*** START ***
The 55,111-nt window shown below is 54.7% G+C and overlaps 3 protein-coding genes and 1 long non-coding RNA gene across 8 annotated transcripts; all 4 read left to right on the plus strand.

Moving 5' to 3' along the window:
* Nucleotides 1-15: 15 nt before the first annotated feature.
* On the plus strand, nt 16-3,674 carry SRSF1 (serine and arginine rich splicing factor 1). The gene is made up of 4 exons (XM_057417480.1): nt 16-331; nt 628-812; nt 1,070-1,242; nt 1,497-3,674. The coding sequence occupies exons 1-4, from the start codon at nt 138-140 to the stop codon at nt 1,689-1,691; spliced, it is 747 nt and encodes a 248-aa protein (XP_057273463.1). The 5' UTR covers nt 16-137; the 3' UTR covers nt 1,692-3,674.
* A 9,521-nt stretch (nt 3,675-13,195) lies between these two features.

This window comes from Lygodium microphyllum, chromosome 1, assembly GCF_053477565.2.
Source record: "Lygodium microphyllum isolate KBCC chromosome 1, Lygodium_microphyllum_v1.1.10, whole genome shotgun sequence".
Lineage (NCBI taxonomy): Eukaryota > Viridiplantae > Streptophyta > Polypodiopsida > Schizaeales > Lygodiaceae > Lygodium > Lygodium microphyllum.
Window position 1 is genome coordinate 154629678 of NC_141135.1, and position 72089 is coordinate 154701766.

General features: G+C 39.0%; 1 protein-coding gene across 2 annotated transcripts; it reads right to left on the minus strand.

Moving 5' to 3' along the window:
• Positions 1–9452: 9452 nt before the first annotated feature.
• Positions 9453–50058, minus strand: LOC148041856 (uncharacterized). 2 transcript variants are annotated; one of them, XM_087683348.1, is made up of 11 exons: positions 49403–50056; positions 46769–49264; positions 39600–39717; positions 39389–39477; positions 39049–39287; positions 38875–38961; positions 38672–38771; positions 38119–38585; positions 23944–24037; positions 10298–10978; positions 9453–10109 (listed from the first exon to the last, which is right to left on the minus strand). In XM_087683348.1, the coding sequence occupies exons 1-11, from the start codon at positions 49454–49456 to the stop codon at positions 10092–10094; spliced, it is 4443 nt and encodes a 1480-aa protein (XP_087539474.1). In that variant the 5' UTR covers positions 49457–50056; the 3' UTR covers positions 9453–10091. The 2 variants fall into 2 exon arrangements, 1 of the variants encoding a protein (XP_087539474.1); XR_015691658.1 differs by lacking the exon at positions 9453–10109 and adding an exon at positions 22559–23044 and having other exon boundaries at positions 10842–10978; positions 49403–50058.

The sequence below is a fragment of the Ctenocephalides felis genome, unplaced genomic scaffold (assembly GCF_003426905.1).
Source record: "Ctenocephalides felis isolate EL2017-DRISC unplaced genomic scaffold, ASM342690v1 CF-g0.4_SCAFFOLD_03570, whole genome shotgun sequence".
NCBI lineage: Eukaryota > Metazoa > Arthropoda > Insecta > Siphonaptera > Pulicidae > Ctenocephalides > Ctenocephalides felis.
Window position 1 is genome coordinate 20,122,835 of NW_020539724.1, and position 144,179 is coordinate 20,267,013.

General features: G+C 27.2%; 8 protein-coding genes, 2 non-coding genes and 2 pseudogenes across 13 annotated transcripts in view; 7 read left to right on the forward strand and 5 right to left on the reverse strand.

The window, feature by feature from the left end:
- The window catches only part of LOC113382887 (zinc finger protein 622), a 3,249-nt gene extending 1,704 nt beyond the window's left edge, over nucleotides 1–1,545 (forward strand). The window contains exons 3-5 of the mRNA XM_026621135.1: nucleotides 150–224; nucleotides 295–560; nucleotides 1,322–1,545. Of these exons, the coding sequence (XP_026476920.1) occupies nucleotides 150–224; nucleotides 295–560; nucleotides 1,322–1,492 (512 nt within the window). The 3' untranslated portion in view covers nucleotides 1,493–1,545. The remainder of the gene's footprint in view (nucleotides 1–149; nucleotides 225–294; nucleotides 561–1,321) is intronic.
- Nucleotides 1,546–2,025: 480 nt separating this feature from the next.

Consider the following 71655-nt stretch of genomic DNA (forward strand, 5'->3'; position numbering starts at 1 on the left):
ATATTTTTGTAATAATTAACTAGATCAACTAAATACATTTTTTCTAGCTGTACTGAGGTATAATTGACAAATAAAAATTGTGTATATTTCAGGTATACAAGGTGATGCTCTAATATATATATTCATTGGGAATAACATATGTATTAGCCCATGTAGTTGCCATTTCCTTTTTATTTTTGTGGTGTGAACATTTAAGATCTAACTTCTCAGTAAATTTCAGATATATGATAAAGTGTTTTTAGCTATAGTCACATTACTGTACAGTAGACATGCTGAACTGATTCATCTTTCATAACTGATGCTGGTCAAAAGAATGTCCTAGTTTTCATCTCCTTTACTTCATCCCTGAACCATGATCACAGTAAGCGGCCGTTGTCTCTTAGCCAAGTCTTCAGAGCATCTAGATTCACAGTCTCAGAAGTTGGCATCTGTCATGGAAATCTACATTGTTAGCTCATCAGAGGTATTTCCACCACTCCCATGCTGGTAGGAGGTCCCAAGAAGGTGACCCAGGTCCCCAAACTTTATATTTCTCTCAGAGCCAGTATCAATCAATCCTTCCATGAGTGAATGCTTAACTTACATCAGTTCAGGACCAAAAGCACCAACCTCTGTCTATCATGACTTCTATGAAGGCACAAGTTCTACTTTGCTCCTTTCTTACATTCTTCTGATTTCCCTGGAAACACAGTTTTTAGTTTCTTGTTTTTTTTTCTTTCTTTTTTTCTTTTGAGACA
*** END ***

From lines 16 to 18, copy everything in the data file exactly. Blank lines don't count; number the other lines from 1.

NCBI lineage: Eukaryota > Metazoa > Arthropoda > Insecta > Siphonaptera > Pulicidae > Ctenocephalides > Ctenocephalides felis.
Window position 1 is genome coordinate 20,122,835 of NW_020539724.1, and position 144,179 is coordinate 20,267,013.

General features: G+C 27.2%; 8 protein-coding genes, 2 non-coding genes and 2 pseudogenes across 13 annotated transcripts in view; 7 read left to right on the forward strand and 5 right to left on the reverse strand.